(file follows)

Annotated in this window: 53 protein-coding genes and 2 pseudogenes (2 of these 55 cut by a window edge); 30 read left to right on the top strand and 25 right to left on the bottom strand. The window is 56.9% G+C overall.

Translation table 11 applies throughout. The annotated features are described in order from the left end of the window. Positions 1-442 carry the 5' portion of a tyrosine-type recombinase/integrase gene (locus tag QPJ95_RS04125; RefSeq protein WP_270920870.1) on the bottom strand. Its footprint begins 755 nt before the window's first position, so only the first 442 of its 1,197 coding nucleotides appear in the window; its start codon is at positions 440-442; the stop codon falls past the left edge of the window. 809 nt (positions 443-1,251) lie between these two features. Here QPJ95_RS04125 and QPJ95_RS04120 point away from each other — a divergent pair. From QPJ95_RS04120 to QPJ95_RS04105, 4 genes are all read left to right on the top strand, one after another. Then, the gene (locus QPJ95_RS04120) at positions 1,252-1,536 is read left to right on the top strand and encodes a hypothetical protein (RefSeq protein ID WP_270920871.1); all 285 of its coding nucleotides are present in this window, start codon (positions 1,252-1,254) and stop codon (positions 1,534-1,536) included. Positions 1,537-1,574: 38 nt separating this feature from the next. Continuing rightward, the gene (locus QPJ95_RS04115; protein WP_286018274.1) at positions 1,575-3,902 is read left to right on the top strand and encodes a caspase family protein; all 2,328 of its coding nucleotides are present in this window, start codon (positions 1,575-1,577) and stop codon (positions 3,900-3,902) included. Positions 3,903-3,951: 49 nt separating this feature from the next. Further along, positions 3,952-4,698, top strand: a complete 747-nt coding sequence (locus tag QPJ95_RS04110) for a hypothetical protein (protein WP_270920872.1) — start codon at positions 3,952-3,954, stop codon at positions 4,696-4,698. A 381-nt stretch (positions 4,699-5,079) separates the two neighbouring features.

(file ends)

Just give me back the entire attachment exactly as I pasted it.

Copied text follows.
Annotated in this window: 53 protein-coding genes and 2 pseudogenes (2 of these 55 cut by a window edge); 30 read left to right on the top strand and 25 right to left on the bottom strand. The window is 56.9% G+C overall.

Translation table 11 applies throughout. The annotated features are described in order from the left end of the window. Positions 1-442 carry the 5' portion of a tyrosine-type recombinase/integrase gene (locus tag QPJ95_RS04125; RefSeq protein WP_270920870.1) on the bottom strand. Its footprint begins 755 nt before the window's first position, so only the first 442 of its 1,197 coding nucleotides appear in the window; its start codon is at positions 440-442; the stop codon falls past the left edge of the window. 809 nt (positions 443-1,251) lie between these two features. Here QPJ95_RS04125 and QPJ95_RS04120 point away from each other — a divergent pair. From QPJ95_RS04120 to QPJ95_RS04105, 4 genes are all read left to right on the top strand, one after another. Then, the gene (locus QPJ95_RS04120) at positions 1,252-1,536 is read left to right on the top strand and encodes a hypothetical protein (RefSeq protein ID WP_270920871.1); all 285 of its coding nucleotides are present in this window, start codon (positions 1,252-1,254) and stop codon (positions 1,534-1,536) included. Positions 1,537-1,574: 38 nt separating this feature from the next. Continuing rightward, the gene (locus QPJ95_RS04115; protein WP_286018274.1) at positions 1,575-3,902 is read left to right on the top strand and encodes a caspase family protein; all 2,328 of its coding nucleotides are present in this window, start codon (positions 1,575-1,577) and stop codon (positions 3,900-3,902) included. Positions 3,903-3,951: 49 nt separating this feature from the next. Further along, positions 3,952-4,698, top strand: a complete 747-nt coding sequence (locus tag QPJ95_RS04110) for a hypothetical protein (protein WP_270920872.1) — start codon at positions 3,952-3,954, stop codon at positions 4,696-4,698. A 381-nt stretch (positions 4,699-5,079) separates the two neighbouring features.